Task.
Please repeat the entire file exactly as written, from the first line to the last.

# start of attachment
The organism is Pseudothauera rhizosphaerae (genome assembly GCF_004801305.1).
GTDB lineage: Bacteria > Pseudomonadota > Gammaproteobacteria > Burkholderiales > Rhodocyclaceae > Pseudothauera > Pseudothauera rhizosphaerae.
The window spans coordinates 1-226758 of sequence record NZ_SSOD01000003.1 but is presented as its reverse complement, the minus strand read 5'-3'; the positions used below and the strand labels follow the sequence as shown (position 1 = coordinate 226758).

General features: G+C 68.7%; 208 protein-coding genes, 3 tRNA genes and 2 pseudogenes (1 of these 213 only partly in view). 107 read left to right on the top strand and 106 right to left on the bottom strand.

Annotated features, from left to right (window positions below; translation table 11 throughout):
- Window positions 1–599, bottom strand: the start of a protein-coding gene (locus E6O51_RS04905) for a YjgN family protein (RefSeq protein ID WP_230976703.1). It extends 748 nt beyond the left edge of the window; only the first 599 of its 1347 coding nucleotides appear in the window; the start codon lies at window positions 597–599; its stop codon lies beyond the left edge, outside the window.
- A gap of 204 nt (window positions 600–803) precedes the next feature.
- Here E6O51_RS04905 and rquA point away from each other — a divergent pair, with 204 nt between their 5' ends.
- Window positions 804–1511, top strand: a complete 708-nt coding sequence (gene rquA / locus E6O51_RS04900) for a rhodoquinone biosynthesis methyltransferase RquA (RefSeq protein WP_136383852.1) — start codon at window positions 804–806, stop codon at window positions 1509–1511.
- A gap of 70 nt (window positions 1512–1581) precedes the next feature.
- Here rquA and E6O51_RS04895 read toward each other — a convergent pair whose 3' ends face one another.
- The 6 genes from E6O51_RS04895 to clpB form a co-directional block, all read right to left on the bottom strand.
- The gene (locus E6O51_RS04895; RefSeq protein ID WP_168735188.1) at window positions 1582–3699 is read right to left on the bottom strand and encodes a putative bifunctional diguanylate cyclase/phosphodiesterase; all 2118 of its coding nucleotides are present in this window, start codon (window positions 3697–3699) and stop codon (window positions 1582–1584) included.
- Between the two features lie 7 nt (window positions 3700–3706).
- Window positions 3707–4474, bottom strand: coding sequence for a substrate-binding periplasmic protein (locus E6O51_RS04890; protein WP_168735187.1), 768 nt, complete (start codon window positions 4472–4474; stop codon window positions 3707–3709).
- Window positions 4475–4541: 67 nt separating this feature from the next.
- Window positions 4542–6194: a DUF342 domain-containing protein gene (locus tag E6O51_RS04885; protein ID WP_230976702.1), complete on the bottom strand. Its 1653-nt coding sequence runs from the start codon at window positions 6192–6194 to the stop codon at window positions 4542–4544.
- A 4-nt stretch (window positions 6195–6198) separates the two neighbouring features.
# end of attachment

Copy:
The organism is Pseudothauera rhizosphaerae (genome assembly GCF_004801305.1).
GTDB lineage: Bacteria > Pseudomonadota > Gammaproteobacteria > Burkholderiales > Rhodocyclaceae > Pseudothauera > Pseudothauera rhizosphaerae.
The window spans coordinates 1-226758 of sequence record NZ_SSOD01000003.1 but is presented as its reverse complement, the minus strand read 5'-3'; the positions used below and the strand labels follow the sequence as shown (position 1 = coordinate 226758).

General features: G+C 68.7%; 208 protein-coding genes, 3 tRNA genes and 2 pseudogenes (1 of these 213 only partly in view). 107 read left to right on the top strand and 106 right to left on the bottom strand.

Annotated features, from left to right (window positions below; translation table 11 throughout):
- Window positions 1–599, bottom strand: the start of a protein-coding gene (locus E6O51_RS04905) for a YjgN family protein (RefSeq protein ID WP_230976703.1). It extends 748 nt beyond the left edge of the window; only the first 599 of its 1347 coding nucleotides appear in the window; the start codon lies at window positions 597–599; its stop codon lies beyond the left edge, outside the window.
- A gap of 204 nt (window positions 600–803) precedes the next feature.
- Here E6O51_RS04905 and rquA point away from each other — a divergent pair, with 204 nt between their 5' ends.
- Window positions 804–1511, top strand: a complete 708-nt coding sequence (gene rquA / locus E6O51_RS04900) for a rhodoquinone biosynthesis methyltransferase RquA (RefSeq protein WP_136383852.1) — start codon at window positions 804–806, stop codon at window positions 1509–1511.
- A gap of 70 nt (window positions 1512–1581) precedes the next feature.
- Here rquA and E6O51_RS04895 read toward each other — a convergent pair whose 3' ends face one another.
- The 6 genes from E6O51_RS04895 to clpB form a co-directional block, all read right to left on the bottom strand.
- The gene (locus E6O51_RS04895; RefSeq protein ID WP_168735188.1) at window positions 1582–3699 is read right to left on the bottom strand and encodes a putative bifunctional diguanylate cyclase/phosphodiesterase; all 2118 of its coding nucleotides are present in this window, start codon (window positions 3697–3699) and stop codon (window positions 1582–1584) included.
- Between the two features lie 7 nt (window positions 3700–3706).
- Window positions 3707–4474, bottom strand: coding sequence for a substrate-binding periplasmic protein (locus E6O51_RS04890; protein WP_168735187.1), 768 nt, complete (start codon window positions 4472–4474; stop codon window positions 3707–3709).
- Window positions 4475–4541: 67 nt separating this feature from the next.
- Window positions 4542–6194: a DUF342 domain-containing protein gene (locus tag E6O51_RS04885; protein ID WP_230976702.1), complete on the bottom strand. Its 1653-nt coding sequence runs from the start codon at window positions 6192–6194 to the stop codon at window positions 4542–4544.
- A 4-nt stretch (window positions 6195–6198) separates the two neighbouring features.